Riquin et al.,1 studied the psychological aspects of AC in 7 children. The preoperative assessment for any psychiatric condition was done by a psychiatrist using DSM 4 or DSM 5. Children were conditioned to the procedure and operating room by giving a chance to meet other children who had undergone AC to explain their psychological experiences. Pictures and a video describing the atmosphere of the operating room were also used. Finally, the children visited the operating room and met the surgery and anaesthesia team before surgery to get acquainted with the atmosphere. Postoperatively only one child had symptoms of depression which improved with psychotherapeutic follow-up without any need for medication. No patient showed symptoms of PTSD or acute stress. The children talked about the surgery without any anxiety or difficulty and, their memories were pleasant.1

For AC individual assessment of patients should be done to assess their level of development and to decide if the child is suitable for awake brain surgery. Psychological support for the child is of immense importance as well and cannot be neglected, as it can have an impact on the overall outcome of the patient. For an awake craniotomy, especially in the paediatric population, a great degree of understanding and cooperation is required. Neurosurgeons, anaesthesiologists, neuropsychologists, and neurophysiologists must come together to work in sync to ensure the best patient outcome. It is also, at the same time, essential for the operative team, including the neurosurgeons, anaesthesiologists, and neuropsychiatrists, to build trust with the patient and the family.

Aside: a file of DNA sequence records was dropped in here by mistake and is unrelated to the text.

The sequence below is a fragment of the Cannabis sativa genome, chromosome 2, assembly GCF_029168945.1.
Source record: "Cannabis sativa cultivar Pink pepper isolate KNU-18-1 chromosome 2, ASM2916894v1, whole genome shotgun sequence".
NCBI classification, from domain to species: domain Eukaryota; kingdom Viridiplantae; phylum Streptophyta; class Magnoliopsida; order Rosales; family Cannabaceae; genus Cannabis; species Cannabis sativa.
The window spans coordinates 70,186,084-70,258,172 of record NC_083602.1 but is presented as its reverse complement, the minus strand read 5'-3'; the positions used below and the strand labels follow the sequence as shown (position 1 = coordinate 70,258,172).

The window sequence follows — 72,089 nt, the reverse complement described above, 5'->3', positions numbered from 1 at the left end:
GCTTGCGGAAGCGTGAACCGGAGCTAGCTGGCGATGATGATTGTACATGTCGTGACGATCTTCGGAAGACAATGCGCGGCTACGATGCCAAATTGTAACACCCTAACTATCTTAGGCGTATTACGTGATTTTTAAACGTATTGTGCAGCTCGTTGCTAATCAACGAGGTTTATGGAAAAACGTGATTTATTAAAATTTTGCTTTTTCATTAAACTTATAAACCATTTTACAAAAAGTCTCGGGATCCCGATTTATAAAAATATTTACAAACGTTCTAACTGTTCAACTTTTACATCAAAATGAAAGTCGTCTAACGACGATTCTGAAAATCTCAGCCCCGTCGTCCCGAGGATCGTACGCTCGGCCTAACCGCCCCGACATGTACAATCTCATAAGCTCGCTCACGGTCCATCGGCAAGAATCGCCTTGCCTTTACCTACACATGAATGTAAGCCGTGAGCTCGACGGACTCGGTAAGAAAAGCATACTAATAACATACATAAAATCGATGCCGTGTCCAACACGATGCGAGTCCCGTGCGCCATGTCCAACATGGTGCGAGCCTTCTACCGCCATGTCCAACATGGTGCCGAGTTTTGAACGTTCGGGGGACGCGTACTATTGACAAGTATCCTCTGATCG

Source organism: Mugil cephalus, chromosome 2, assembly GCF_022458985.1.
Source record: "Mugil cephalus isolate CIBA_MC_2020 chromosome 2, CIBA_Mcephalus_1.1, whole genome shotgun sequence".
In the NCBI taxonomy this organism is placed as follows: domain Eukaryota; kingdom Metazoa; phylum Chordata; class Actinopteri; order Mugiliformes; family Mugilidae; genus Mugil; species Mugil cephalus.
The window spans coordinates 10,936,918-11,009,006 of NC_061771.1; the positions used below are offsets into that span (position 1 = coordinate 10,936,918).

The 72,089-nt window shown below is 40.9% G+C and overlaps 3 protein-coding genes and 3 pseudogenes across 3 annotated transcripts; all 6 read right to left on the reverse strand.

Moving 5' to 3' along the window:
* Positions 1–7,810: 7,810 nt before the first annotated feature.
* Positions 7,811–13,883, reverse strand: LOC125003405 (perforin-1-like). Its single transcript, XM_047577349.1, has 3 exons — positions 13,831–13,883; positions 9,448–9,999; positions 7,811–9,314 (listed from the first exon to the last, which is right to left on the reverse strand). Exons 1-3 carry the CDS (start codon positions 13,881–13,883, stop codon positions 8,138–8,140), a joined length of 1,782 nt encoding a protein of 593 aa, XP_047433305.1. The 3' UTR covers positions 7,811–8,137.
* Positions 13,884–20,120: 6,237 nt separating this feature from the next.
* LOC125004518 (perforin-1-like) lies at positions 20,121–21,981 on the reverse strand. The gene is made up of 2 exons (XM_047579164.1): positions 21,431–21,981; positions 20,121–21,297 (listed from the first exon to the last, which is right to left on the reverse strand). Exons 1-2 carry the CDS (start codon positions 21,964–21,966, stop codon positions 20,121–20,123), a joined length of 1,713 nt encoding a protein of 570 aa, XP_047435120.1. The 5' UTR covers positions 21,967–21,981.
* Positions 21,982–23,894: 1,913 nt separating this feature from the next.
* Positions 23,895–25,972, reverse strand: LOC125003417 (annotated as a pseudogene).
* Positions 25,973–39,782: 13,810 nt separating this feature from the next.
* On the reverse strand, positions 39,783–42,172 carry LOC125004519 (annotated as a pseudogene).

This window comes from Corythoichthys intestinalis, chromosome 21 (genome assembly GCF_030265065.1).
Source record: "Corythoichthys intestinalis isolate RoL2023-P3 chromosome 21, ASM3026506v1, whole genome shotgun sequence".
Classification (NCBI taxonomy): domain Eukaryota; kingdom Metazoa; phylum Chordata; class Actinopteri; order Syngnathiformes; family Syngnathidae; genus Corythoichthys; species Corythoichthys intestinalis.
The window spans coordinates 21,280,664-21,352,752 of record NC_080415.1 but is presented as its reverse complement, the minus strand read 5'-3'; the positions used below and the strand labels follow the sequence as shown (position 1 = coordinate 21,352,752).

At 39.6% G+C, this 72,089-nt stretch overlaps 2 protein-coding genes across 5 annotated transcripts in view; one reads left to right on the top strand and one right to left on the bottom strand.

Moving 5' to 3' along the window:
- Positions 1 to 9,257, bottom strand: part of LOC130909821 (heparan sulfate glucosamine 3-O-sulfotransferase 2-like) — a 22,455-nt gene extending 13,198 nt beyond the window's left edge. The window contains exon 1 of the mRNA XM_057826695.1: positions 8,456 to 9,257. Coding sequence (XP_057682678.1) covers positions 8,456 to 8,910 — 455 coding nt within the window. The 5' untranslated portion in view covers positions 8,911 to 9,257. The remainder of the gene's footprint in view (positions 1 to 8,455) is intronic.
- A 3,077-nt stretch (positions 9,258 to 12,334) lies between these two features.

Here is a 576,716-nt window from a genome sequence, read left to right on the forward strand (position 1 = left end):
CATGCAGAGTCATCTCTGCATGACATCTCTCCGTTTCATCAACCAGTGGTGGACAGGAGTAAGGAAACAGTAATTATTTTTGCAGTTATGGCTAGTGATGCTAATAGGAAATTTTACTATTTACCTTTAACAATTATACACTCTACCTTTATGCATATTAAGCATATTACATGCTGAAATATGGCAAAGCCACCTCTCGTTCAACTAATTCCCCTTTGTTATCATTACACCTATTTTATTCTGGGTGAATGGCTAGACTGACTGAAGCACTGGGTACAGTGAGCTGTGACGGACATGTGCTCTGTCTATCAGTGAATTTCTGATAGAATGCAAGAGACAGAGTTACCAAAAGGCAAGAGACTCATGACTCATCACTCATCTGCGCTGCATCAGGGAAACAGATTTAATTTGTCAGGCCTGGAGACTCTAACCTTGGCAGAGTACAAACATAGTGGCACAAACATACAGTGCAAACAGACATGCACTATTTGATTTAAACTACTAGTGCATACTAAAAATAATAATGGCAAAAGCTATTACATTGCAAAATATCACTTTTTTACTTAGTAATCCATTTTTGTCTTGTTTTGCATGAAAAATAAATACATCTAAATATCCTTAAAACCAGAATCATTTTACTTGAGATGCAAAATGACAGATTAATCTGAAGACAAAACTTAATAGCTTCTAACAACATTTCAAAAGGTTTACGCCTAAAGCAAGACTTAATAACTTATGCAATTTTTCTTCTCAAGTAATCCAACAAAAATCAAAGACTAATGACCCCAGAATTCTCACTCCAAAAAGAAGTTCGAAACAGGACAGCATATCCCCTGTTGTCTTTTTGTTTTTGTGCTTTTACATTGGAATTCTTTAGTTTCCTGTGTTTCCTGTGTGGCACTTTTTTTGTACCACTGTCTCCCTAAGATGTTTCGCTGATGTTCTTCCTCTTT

Awake craniotomy comes with many challenges, especially in paediatric patients, and requires a multidisciplinary approach. With sufficient preparation and a great degree of understanding and cooperation between the physicians, family, and patients, along with good assessment it is not only feasible in the paediatric population but also a safe and well-tolerated procedure.




1.       Riquin E, Dinomais M, Malka J, Lehousse T, Duverger P, Menei P, Delion M. Psychiatric and psychologic impact of surgery while awake in children for resection of brain tumors. World Neurosurg. 2017; 102:400-5.

2.       Ojemann GA. Individual variability in cortical localization of language. J. Neurosurg. 1979; 50:164-9.

3.       Boetto J, Bertram L, Moulinié G, Herbet G, Moritz-Gasser S, Duffau H. Low rate of intraoperative seizures during awake craniotomy in a prospective cohort with 374 supratentorial brain lesions: electrocorticography is not mandatory. World Neurosurg. 2015; 84:1838-44.

4.       Hamer PD, Robles SG, Zwinderman AH, Duffau H, Berger MS. Impact of intraoperative stimulation brain mapping on glioma surgery outcome: a meta-analysis. J Clin Oncol. 2012; 30:2559-65.

5.       Alcaraz García?Tejedor G, Echániz G, Strantzas S, Jalloh I, Rutka J, Drake J, Der T. Feasibility of awake craniotomy in the pediatric population. Pediatr. Anesth.2020; 30:480-9.

6.       Desandes E, Guissou S, Chastagner P, Lacour B. Incidence and survival of children with central nervous system primitive tumors in the French National Registry of Childhood 7. Solid Tumors. Neuro-Oncol.2014; 16:975-83.

7.       Balogun JA, Khan OH, Taylor M, Dirks P, Der T, Snead III OC, Weiss S, Ochi A, Drake J, Rutka JT. Pediatric awake craniotomy and intraoperative stimulation mapping. J. Clin. Neurosci. 2014; 21:1891-4.

8.       Lohkamp LN, Beuriat PA, Desmurget M, Cristofori I, Szathmari A, Huguet L, Di Rocco F, Mottolese C. Awake brain surgery in children-a single-center experience. Childs Nerv Syst. 2020; 36:967-74.